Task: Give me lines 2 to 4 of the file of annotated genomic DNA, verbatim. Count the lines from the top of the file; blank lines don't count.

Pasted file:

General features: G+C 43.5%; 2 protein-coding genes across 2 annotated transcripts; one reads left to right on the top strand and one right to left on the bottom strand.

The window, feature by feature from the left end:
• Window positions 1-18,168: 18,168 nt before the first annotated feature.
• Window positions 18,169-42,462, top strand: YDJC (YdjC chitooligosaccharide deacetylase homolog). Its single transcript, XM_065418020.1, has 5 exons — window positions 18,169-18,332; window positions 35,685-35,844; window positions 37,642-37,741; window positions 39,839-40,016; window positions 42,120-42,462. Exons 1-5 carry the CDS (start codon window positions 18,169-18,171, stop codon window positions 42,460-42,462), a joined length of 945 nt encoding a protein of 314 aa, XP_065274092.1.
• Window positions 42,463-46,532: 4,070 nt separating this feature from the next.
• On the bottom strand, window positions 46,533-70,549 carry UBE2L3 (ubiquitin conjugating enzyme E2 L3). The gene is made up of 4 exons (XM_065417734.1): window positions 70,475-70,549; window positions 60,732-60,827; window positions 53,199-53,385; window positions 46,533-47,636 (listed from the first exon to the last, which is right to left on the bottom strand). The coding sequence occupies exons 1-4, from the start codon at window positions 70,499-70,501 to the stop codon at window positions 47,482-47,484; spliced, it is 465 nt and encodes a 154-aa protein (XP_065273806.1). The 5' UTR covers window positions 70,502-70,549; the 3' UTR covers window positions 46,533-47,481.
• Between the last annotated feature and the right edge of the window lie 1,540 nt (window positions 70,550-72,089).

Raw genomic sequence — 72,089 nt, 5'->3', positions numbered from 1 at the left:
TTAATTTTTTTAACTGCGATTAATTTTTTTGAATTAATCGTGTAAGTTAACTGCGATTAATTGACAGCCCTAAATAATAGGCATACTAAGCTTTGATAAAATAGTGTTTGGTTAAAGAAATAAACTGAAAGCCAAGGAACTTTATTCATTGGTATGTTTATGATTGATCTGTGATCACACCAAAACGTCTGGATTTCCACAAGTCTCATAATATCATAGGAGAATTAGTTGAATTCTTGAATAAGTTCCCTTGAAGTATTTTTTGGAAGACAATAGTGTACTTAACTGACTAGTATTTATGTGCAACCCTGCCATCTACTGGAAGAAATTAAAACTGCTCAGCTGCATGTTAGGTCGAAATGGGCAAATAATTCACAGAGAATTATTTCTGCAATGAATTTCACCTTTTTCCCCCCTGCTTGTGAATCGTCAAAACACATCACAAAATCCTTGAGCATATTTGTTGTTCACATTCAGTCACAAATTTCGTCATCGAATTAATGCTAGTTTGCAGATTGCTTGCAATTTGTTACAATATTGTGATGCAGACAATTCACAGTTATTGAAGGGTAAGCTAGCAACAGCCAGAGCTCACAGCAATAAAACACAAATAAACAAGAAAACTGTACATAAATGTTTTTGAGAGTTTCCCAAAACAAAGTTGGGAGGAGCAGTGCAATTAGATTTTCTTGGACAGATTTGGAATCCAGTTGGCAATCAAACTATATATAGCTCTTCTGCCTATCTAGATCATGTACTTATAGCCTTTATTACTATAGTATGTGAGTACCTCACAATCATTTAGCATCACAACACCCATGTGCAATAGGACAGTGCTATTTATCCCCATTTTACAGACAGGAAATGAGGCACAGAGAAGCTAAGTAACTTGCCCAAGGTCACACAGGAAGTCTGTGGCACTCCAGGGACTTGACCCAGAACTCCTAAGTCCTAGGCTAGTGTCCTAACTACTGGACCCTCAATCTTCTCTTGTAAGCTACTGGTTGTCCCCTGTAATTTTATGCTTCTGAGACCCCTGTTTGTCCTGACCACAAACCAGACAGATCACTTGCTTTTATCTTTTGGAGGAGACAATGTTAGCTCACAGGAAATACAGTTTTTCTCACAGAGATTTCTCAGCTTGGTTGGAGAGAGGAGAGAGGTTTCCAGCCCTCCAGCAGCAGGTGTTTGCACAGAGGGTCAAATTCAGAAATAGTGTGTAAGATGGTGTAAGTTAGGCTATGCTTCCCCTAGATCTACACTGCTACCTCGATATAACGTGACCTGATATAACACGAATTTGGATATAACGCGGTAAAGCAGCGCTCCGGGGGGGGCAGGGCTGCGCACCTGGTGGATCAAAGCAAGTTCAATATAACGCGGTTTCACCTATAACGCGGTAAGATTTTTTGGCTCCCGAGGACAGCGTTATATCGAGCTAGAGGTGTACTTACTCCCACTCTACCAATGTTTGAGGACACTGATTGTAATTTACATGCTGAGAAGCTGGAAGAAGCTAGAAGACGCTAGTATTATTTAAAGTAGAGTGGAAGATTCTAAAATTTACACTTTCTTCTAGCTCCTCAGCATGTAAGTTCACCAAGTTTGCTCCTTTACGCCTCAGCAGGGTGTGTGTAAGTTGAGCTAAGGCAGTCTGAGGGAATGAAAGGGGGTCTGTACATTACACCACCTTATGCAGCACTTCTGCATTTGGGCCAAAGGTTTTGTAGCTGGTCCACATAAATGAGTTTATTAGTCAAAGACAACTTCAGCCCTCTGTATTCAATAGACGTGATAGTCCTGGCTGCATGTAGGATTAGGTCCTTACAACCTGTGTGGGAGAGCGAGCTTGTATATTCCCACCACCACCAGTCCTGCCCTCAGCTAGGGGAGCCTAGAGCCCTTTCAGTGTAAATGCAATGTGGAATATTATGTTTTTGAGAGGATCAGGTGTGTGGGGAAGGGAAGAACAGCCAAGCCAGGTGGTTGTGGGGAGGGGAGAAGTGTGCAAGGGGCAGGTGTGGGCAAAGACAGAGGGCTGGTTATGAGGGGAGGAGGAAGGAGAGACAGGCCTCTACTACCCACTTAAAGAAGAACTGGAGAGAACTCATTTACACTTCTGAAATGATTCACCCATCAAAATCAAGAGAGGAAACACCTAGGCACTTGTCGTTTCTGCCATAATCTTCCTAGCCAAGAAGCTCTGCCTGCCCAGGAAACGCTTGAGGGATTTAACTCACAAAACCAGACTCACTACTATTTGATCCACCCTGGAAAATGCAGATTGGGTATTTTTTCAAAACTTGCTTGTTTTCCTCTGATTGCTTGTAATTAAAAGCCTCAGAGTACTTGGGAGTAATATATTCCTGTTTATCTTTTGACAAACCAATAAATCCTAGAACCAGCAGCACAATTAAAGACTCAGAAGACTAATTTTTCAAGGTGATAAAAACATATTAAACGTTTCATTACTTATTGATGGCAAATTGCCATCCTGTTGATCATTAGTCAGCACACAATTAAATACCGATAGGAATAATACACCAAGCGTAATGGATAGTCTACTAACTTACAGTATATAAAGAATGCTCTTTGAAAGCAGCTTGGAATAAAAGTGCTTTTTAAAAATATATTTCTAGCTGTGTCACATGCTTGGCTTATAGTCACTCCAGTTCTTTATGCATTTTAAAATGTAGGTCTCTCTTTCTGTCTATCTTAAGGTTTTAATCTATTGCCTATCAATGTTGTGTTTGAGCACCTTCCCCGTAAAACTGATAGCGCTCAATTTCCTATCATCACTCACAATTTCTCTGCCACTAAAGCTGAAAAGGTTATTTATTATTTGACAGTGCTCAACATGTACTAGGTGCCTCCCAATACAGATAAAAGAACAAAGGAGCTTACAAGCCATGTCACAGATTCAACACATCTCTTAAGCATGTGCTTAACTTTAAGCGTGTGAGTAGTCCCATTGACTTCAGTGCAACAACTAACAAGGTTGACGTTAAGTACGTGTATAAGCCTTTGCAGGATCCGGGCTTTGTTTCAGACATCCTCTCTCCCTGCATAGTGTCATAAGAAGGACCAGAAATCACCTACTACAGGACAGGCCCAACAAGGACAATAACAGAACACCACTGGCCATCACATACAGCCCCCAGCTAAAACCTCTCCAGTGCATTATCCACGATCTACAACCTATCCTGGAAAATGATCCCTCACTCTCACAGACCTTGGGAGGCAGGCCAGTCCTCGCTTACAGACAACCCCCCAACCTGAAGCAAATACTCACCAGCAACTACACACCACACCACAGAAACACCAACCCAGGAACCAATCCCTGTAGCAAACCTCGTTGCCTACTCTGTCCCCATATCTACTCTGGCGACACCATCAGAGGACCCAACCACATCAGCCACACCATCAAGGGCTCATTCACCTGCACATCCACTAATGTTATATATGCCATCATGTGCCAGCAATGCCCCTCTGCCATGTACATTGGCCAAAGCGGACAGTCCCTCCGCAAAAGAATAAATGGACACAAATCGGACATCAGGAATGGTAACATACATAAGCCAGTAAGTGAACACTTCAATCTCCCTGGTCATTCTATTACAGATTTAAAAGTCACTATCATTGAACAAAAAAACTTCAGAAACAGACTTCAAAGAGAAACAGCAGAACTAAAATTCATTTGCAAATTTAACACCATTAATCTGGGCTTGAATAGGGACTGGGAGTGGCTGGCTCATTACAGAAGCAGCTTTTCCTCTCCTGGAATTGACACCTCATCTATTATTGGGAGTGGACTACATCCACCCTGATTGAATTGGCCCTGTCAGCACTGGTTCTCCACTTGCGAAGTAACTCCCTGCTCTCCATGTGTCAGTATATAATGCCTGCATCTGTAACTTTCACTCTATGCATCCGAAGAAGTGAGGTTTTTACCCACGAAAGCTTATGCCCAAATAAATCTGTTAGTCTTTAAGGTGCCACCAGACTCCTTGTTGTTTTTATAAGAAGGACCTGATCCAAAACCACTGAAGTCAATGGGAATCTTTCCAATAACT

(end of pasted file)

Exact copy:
The window, feature by feature from the left end:
• Window positions 1-18,168: 18,168 nt before the first annotated feature.
• Window positions 18,169-42,462, top strand: YDJC (YdjC chitooligosaccharide deacetylase homolog). Its single transcript, XM_065418020.1, has 5 exons — window positions 18,169-18,332; window positions 35,685-35,844; window positions 37,642-37,741; window positions 39,839-40,016; window positions 42,120-42,462. Exons 1-5 carry the CDS (start codon window positions 18,169-18,171, stop codon window positions 42,460-42,462), a joined length of 945 nt encoding a protein of 314 aa, XP_065274092.1.